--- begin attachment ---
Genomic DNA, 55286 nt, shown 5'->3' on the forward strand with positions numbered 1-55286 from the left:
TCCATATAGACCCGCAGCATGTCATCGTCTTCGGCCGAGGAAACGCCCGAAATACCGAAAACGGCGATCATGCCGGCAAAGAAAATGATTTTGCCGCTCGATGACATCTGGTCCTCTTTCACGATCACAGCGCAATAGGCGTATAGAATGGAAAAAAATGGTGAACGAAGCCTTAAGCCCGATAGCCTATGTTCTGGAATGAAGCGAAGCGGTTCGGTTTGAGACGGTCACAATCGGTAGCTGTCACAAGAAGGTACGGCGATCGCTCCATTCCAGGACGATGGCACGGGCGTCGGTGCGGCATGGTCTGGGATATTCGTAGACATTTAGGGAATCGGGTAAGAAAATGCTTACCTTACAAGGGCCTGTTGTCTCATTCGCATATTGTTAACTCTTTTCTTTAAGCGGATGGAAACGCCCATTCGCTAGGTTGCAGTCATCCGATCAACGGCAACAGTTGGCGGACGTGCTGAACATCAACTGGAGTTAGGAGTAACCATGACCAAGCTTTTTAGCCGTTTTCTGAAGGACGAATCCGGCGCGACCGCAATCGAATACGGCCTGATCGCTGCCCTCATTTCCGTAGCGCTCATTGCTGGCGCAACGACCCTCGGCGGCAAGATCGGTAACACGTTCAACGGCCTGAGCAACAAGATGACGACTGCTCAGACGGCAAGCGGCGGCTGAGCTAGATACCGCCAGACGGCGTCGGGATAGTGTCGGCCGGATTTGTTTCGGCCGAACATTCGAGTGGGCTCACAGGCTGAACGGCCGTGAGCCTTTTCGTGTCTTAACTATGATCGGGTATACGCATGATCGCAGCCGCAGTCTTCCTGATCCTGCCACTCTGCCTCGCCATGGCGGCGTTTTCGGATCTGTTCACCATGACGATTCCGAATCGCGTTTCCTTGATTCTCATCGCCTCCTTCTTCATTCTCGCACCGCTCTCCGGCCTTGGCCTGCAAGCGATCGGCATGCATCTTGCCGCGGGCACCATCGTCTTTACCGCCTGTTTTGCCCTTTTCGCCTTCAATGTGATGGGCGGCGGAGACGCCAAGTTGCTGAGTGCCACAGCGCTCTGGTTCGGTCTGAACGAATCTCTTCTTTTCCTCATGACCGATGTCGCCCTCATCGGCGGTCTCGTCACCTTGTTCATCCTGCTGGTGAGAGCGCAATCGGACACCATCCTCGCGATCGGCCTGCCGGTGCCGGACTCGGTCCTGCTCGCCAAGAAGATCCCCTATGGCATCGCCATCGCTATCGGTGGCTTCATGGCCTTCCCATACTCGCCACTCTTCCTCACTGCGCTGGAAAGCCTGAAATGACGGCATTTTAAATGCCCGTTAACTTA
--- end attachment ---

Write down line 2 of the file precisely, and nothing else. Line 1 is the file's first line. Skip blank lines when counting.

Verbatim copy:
TCCATATAGACCCGCAGCATGTCATCGTCTTCGGCCGAGGAAACGCCCGAAATACCGAAAACGGCGATCATGCCGGCAAAGAAAATGATTTTGCCGCTCGATGACATCTGGTCCTCTTTCACGATCACAGCGCAATAGGCGTATAGAATGGAAAAAAATGGTGAACGAAGCCTTAAGCCCGATAGCCTATGTTCTGGAATGAAGCGAAGCGGTTCGGTTTGAGACGGTCACAATCGGTAGCTGTCACAAGAAGGTACGGCGATCGCTCCATTCCAGGACGATGGCACGGGCGTCGGTGCGGCATGGTCTGGGATATTCGTAGACATTTAGGGAATCGGGTAAGAAAATGCTTACCTTACAAGGGCCTGTTGTCTCATTCGCATATTGTTAACTCTTTTCTTTAAGCGGATGGAAACGCCCATTCGCTAGGTTGCAGTCATCCGATCAACGGCAACAGTTGGCGGACGTGCTGAACATCAACTGGAGTTAGGAGTAACCATGACCAAGCTTTTTAGCCGTTTTCTGAAGGACGAATCCGGCGCGACCGCAATCGAATACGGCCTGATCGCTGCCCTCATTTCCGTAGCGCTCATTGCTGGCGCAACGACCCTCGGCGGCAAGATCGGTAACACGTTCAACGGCCTGAGCAACAAGATGACGACTGCTCAGACGGCAAGCGGCGGCTGAGCTAGATACCGCCAGACGGCGTCGGGATAGTGTCGGCCGGATTTGTTTCGGCCGAACATTCGAGTGGGCTCACAGGCTGAACGGCCGTGAGCCTTTTCGTGTCTTAACTATGATCGGGTATACGCATGATCGCAGCCGCAGTCTTCCTGATCCTGCCACTCTGCCTCGCCATGGCGGCGTTTTCGGATCTGTTCACCATGACGATTCCGAATCGCGTTTCCTTGATTCTCATCGCCTCCTTCTTCATTCTCGCACCGCTCTCCGGCCTTGGCCTGCAAGCGATCGGCATGCATCTTGCCGCGGGCACCATCGTCTTTACCGCCTGTTTTGCCCTTTTCGCCTTCAATGTGATGGGCGGCGGAGACGCCAAGTTGCTGAGTGCCACAGCGCTCTGGTTCGGTCTGAACGAATCTCTTCTTTTCCTCATGACCGATGTCGCCCTCATCGGCGGTCTCGTCACCTTGTTCATCCTGCTGGTGAGAGCGCAATCGGACACCATCCTCGCGATCGGCCTGCCGGTGCCGGACTCGGTCCTGCTCGCCAAGAAGATCCCCTATGGCATCGCCATCGCTATCGGTGGCTTCATGGCCTTCCCATACTCGCCACTCTTCCTCACTGCGCTGGAAAGCCTGAAATGACGGCATTTTAAATGCCCGTTAACTTA